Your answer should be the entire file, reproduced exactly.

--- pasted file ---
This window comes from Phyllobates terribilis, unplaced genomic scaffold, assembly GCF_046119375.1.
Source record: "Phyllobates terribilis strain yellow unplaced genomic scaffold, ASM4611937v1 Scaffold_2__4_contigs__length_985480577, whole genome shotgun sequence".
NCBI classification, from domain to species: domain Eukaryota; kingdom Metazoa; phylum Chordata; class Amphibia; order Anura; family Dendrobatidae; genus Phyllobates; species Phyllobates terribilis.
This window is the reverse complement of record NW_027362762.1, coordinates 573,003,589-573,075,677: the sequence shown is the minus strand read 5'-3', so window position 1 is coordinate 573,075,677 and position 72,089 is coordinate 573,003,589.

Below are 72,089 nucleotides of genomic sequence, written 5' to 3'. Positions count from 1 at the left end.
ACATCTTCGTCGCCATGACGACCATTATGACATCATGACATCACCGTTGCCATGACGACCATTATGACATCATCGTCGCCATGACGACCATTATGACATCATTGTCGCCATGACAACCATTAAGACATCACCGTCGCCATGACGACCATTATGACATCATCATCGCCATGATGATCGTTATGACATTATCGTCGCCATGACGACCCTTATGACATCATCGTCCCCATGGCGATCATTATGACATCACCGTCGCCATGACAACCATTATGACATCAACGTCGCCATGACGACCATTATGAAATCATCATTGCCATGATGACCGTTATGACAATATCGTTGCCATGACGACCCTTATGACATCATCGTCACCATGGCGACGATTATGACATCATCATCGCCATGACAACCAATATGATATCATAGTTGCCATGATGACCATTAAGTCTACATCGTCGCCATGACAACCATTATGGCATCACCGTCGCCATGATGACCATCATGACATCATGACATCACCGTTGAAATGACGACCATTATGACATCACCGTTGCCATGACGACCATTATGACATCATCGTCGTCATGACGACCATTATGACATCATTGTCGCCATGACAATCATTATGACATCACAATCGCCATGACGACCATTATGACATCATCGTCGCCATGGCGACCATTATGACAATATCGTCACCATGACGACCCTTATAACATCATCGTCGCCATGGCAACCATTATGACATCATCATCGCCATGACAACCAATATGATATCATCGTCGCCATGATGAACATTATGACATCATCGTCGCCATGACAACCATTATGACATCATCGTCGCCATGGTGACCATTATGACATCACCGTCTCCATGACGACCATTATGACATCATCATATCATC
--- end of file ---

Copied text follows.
This window comes from Phyllobates terribilis, unplaced genomic scaffold, assembly GCF_046119375.1.
Source record: "Phyllobates terribilis strain yellow unplaced genomic scaffold, ASM4611937v1 Scaffold_2__4_contigs__length_985480577, whole genome shotgun sequence".
NCBI classification, from domain to species: domain Eukaryota; kingdom Metazoa; phylum Chordata; class Amphibia; order Anura; family Dendrobatidae; genus Phyllobates; species Phyllobates terribilis.
This window is the reverse complement of record NW_027362762.1, coordinates 573,003,589-573,075,677: the sequence shown is the minus strand read 5'-3', so window position 1 is coordinate 573,075,677 and position 72,089 is coordinate 573,003,589.

Below are 72,089 nucleotides of genomic sequence, written 5' to 3'. Positions count from 1 at the left end.
ACATCTTCGTCGCCATGACGACCATTATGACATCATGACATCACCGTTGCCATGACGACCATTATGACATCATCGTCGCCATGACGACCATTATGACATCATTGTCGCCATGACAACCATTAAGACATCACCGTCGCCATGACGACCATTATGACATCATCATCGCCATGATGATCGTTATGACATTATCGTCGCCATGACGACCCTTATGACATCATCGTCCCCATGGCGATCATTATGACATCACCGTCGCCATGACAACCATTATGACATCAACGTCGCCATGACGACCATTATGAAATCATCATTGCCATGATGACCGTTATGACAATATCGTTGCCATGACGACCCTTATGACATCATCGTCACCATGGCGACGATTATGACATCATCATCGCCATGACAACCAATATGATATCATAGTTGCCATGATGACCATTAAGTCTACATCGTCGCCATGACAACCATTATGGCATCACCGTCGCCATGATGACCATCATGACATCATGACATCACCGTTGAAATGACGACCATTATGACATCACCGTTGCCATGACGACCATTATGACATCATCGTCGTCATGACGACCATTATGACATCATTGTCGCCATGACAATCATTATGACATCACAATCGCCATGACGACCATTATGACATCATCGTCGCCATGGCGACCATTATGACAATATCGTCACCATGACGACCCTTATAACATCATCGTCGCCATGGCAACCATTATGACATCATCATCGCCATGACAACCAATATGATATCATCGTCGCCATGATGAACATTATGACATCATCGTCGCCATGACAACCATTATGACATCATCGTCGCCATGGTGACCATTATGACATCACCGTCTCCATGACGACCATTATGACATCATCATATCATC